The National Council of Churches (NCC) is grieved and deeply disturbed by the acts of violence that have been perpetrated against two unarmed African American men reported this week, even as most of the nation has remained at home sheltering in place. These incidents have reinforced the urgent need for us to address racism and white supremacy. The evil that results from racial hatred is exactly this: Black bodies lying dead in the streets.
NCC calls for justice in the death of 25-year-old Ahmaud Arbery, a young man shot dead by two white men while jogging through a neighborhood just outside Brunswick, Georgia. While we acknowledge the arrests of the two men implicated in this case, we are deeply concerned that it took a public outcry for the wheels of justice to begin turning. We continue our calls for justice to be served in this modern-day lynching.
“It took two months after the killing of Ahmaud Ambery for his killers to be arrested and face charges,” said Rev. Dr. John Dorhauer, Chair of the NCC Governing Board. “I am outraged. You have to be some kind of racist not to be. When two white men park up the road and wait to kill an unarmed black man and it’s on tape and they aren’t in jail – we have all the evidence we need of racism at work.”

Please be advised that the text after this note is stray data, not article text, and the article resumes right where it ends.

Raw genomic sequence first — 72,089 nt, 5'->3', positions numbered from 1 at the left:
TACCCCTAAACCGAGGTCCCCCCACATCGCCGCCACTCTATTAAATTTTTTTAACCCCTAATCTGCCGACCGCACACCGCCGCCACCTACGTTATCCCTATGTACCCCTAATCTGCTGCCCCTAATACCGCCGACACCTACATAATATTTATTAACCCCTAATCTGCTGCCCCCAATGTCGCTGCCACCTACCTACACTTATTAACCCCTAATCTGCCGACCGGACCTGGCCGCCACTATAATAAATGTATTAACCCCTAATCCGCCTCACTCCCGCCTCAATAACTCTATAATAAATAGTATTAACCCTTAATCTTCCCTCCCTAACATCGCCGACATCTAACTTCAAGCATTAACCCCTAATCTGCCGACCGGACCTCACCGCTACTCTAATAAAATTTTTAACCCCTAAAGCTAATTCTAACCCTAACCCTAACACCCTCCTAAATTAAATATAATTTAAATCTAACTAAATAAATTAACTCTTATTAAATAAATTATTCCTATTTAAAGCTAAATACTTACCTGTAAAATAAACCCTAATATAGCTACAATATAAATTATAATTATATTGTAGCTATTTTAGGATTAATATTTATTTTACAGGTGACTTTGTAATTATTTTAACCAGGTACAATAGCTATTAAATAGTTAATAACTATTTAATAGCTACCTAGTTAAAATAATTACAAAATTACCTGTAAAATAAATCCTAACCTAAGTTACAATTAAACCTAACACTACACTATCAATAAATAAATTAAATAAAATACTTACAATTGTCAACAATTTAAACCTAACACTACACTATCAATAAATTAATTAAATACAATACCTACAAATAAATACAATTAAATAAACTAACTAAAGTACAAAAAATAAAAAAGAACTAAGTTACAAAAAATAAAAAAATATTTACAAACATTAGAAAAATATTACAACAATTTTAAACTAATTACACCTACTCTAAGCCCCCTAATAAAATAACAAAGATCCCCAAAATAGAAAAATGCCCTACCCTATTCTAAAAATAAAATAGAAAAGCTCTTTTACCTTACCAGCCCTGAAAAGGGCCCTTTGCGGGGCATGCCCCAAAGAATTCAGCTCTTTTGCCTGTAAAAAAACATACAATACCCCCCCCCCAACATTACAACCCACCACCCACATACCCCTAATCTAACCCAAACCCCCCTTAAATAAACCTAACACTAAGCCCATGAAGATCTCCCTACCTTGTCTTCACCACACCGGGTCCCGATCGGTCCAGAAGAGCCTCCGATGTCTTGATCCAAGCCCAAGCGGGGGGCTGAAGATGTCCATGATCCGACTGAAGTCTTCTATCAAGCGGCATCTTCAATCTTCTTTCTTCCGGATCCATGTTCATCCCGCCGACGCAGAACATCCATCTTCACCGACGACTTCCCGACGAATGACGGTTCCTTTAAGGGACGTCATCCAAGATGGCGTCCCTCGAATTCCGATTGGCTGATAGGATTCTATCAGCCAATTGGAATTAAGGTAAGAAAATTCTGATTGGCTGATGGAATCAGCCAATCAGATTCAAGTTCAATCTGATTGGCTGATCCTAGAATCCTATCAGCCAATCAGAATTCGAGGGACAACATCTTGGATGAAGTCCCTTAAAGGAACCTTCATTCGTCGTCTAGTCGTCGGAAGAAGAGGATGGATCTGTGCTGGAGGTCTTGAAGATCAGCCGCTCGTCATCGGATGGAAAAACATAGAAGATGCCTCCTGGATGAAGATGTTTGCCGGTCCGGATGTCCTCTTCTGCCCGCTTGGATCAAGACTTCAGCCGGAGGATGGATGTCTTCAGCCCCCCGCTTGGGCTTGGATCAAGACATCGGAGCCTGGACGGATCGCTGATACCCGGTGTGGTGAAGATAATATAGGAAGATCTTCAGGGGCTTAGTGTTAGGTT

As protests were taking place on Thursday over this killing, Dreasjon (Sean) Reed, 21, was shot and killed by Indianapolis police who fired 13 bullets, most after he fell helplessly to the ground. This horrible incident was streamed as it was happening on Facebook, where one of the detectives can be heard taunting the dying Reed, saying, “Think it’s going to be a closed casket, homie.”
According to Jim Winkler, NCC President and General Secretary, “Our history is marred with 400 years of slavery, racism, and lynchings that include far too many incidents like these. Now, we have these unprovoked and grotesque murders in broad daylight. We demand justice.”
The NCC will remain vigilant in addressing these issues and calling out these situations when they occur, and will be following these cases to ensure that justice prevails. We join with the families in mourning the loss of Ahmaud’s and Sean’s lives and surround them with prayers for comfort as we work for a world free of racism.
…learn to do good;
rescue the oppressed,
defend the orphan,
plead for the widow.
-Isaiah 1:17 NRSV